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It’s Doing the Same Thing Being on the mechanic's side of the counter, I've often wondered what does "the same thing" really mean? Nearly every time a customer comes up to the service counter, who has no background in automotive repair, or any idea at all on how repairs are made and what's all involved, but tells me, “It’s doing the same thing”, I have to ask myself… “How do they know?” Is it really doing exactly the same thing? Funny, how it turns out (99.9% of the time), that it’s NOT doing the same thing. I hear this rhetoric from customers now and then, but when my wife starts in on me with the good ol' 'It's doing the same thing', now I'm more than a little curious. Here's an example. We were about to head on our vacation when the bulb warning light on the dash came on indicating one of the rear lights was out. It was a side marker light on the driver’s side of the car. Easily changed and taken care of, and with all the commotion and last minute preparations, the warning light problem became a distant memory. So off we went on our little adventure. Several states and hundreds of miles later while the wife was driving, and I was taking a nap, she nudges me and says, “It’s doing the same thing”. Now I understand there is always the possibility that it really is doing the same thing, but really my dear … you’re married to a mechanic. Can we at least re-think how to inform me of such things? Yes, the light on the dash is “doing the same thing”, but let’s try rephrasing it to the guy just waking up from a pleasant-no-stress-day-off. How about: “The warning light is back on, dear.” At least that way I won’t feel like I’m back at the shop trying to decipher the latest “doing the same thing” dilemma. I’m on vacation for heaven’s sake! At the next stop I performed the usual "walk around" and noticed the passenger side marker light that was out this time. Not to be outwitted by a little warning light, I gave the lens a little tap. Low and behold, the filament lit up, and off we went. As we traveled down the road I had plenty of time to ponder how many times I’ve heard the phrase, “Doing the same thing”. Over the years I’ve seen this escalate into complete madness at the front counter or end up with a tap on a bulb lens. As in my wife’s case, the dash warning light could only indicate that a bulb was out and which end of the car it was. However, when a customer lays down a chunk of their hard earned cash their interpretation doesn’t include the possibility of multiple issues controlled by the same warning light. From their perspective, it's doing the same thing. A few weeks ago I had a 1995 Saturn in the shop that had been all over town, as well as to every relative who owned a tool box. No one seemed able to get the air conditioning to cool. Part after part was changed, but still no cold air. When I finally had a crack at it I was surprised at what I found. The connector for the A/C compressor was exactly the same style and type as the low coolant level sensor mounted in the over-flow bottle. Somebody had flip-flopped the connectors. Once I found the problem the cure was simple… just reverse the connectors and “Ta-Da” cold air. All the functions were working, cooling fan, line pressure, vent temperature, everything was great. Even the “low coolant” light was operating correctly. But where would this story be without a 'It's doing the same thing' scenario. A few weeks later I get a call, you guessed it… “Doing the same thing”. Now, I’m no dummy, I know what they meant. They're actually telling me that it's not making cold air again. I informed them it was probably leaking refrigerant or something like that, but I seriously doubt somebody switched the connectors again. They weren’t buying that, they kept insisting that it’s doing exactly the same thing as before. Even after reading the description of the repair on the invoice, and telling me they totally understood it… they still can't break away from the common reply... it's “Doing the same thing”. This follows right along with the typical scenario right after changing out a blower motor for a customer and a week later they're back because their air conditioning isn’t cold. I’ll ask, “When did you notice the air wasn’t cold?” The usual answer, “Right after you changed the blower motor.” I should have a guy in the background with a drum set patiently waiting for me to ask, "So when did you notice the problem?" and when the customer delivers the inevitable punch line, the drummer could bang out the classic drum roll-rim tap and cymbal crash. A priceless moment for every counter person. The way I see it, the consumer brought their car into a repair shop for a professional evaluation of a problem, and expect to never see a related or similar problem ever again. But, as soon as the work is done and some other problem creeps up that seems to be more than a little bit like what they just had repaired, the mechanic is soon to have the same thing happen again. The fact that there are other things that can go wrong can be a huge mountain to climb. But, with some diplomacy, and tact, a good counterman can get through these situations. One thing for sure, as the mechanic, you've got to get in there and solve the problem no matter if it's the same thing or not. Generally, (from my past experiences) the same thing is hardly ever the 'same thing'. The Saturn, was a faulty compressor due to the fact the last shop didn't add enough oil to the compressor, the replaced blower motor problem, was a faulty low pressure switch, and the wife's car, well... she hasn't had to tap on the bulb lens ever since. But to me.... it's all the same thing.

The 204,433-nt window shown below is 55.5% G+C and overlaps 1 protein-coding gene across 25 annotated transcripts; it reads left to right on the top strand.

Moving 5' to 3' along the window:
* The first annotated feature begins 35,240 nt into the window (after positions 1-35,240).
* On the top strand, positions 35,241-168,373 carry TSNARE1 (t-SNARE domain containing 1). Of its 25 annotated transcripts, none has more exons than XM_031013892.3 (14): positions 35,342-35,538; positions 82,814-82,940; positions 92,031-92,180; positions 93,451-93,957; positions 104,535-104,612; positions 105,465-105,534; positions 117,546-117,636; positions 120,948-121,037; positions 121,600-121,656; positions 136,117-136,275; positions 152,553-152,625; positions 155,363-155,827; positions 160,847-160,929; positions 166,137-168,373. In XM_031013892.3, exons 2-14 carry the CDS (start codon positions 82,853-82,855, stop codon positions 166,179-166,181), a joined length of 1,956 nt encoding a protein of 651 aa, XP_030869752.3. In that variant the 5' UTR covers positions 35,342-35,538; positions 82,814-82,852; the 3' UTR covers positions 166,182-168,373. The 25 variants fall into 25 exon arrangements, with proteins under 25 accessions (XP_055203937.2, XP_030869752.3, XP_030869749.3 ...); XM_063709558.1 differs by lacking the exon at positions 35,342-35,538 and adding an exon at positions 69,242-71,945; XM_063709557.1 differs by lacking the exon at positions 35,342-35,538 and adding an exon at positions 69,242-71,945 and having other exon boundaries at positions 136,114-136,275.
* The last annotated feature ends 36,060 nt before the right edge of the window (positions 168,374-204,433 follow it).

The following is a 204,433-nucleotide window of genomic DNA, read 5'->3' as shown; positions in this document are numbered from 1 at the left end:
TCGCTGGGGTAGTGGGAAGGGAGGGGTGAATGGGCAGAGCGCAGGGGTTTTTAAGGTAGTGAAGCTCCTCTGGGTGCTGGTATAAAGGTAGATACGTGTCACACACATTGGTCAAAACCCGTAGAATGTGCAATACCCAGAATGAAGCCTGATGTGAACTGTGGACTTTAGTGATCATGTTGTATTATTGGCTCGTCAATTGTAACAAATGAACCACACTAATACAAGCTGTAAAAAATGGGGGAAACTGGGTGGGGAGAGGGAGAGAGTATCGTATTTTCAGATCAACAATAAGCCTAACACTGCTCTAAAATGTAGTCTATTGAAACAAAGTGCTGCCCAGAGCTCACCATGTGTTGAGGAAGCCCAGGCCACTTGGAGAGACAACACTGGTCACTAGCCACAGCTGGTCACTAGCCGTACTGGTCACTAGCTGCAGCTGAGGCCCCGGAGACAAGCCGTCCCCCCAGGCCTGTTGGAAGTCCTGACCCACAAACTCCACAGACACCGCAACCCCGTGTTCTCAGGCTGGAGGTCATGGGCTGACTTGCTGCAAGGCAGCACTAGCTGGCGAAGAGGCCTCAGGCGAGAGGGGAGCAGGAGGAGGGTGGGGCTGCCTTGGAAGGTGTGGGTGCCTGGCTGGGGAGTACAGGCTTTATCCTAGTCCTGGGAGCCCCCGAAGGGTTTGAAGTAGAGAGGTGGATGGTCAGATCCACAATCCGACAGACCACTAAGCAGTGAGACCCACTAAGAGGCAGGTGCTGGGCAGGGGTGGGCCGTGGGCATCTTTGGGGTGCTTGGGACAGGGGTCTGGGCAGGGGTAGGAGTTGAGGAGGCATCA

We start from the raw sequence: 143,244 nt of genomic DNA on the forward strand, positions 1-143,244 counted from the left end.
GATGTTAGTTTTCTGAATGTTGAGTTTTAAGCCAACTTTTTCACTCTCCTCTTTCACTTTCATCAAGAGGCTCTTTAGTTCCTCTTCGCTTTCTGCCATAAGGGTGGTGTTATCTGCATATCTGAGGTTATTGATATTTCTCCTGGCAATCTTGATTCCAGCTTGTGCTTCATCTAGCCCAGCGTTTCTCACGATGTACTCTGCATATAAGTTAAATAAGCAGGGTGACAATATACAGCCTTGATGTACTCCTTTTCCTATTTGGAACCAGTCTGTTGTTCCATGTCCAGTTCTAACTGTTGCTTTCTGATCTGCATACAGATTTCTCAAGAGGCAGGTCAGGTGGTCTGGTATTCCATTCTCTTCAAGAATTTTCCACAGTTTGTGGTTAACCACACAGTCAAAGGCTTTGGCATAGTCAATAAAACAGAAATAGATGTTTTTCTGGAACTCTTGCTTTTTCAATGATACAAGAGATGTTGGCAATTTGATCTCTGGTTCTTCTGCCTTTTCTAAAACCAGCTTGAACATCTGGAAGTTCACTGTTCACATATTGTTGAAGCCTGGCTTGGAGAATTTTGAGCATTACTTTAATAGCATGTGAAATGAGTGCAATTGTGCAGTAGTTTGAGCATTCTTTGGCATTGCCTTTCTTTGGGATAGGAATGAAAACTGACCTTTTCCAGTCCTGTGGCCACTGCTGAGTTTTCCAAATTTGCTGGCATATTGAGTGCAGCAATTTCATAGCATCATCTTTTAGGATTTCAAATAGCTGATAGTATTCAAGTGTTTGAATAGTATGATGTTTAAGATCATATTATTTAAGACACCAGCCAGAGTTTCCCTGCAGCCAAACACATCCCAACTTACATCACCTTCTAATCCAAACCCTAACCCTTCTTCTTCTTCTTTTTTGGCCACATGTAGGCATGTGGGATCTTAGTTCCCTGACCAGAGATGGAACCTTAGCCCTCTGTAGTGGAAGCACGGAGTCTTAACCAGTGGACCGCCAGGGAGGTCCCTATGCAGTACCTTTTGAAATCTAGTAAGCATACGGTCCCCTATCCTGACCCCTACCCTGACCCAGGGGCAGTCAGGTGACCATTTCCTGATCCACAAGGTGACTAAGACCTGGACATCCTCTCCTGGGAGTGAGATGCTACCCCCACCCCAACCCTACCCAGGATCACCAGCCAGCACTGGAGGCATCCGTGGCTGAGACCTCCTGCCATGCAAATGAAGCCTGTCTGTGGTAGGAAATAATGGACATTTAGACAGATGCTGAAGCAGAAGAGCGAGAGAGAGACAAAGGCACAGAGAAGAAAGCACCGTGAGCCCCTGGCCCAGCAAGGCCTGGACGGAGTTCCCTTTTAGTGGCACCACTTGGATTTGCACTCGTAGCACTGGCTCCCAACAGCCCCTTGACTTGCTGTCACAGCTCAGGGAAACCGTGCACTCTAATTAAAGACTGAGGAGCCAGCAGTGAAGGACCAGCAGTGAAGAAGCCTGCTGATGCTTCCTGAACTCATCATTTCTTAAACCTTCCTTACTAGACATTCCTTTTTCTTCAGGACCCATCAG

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Looking forward and thinking about business goals for the future, I'm wondering if there is such a thing as a sales volume, personnel, or facility sweet spot for profitability. I'm in a semi-retirement mode already, so having profits to spend is a priority over simply growing the business for growths sake. I really enjoy being in business and planning and reaching for goals, but wondering about what those goals for the business should be. I've reviewed some industry financial data without any clear conclusions, but I'm wondering what folks here think or have seen or experienced. A little about where I'm at currently. I started this business from scratch 7 years ago. We currently have 8 employees and did 1.3 in 2017. Any wisdom from you who have been doing this longer?
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I want to start 1st with scanning our invoices into the computer and doing away with paper. I don't know where to start and how to get started. Any ideas. It has to be fast and efficient. Any body using them and how it works. From looking on the Internet I see it might take a two piece of equipment. Not sure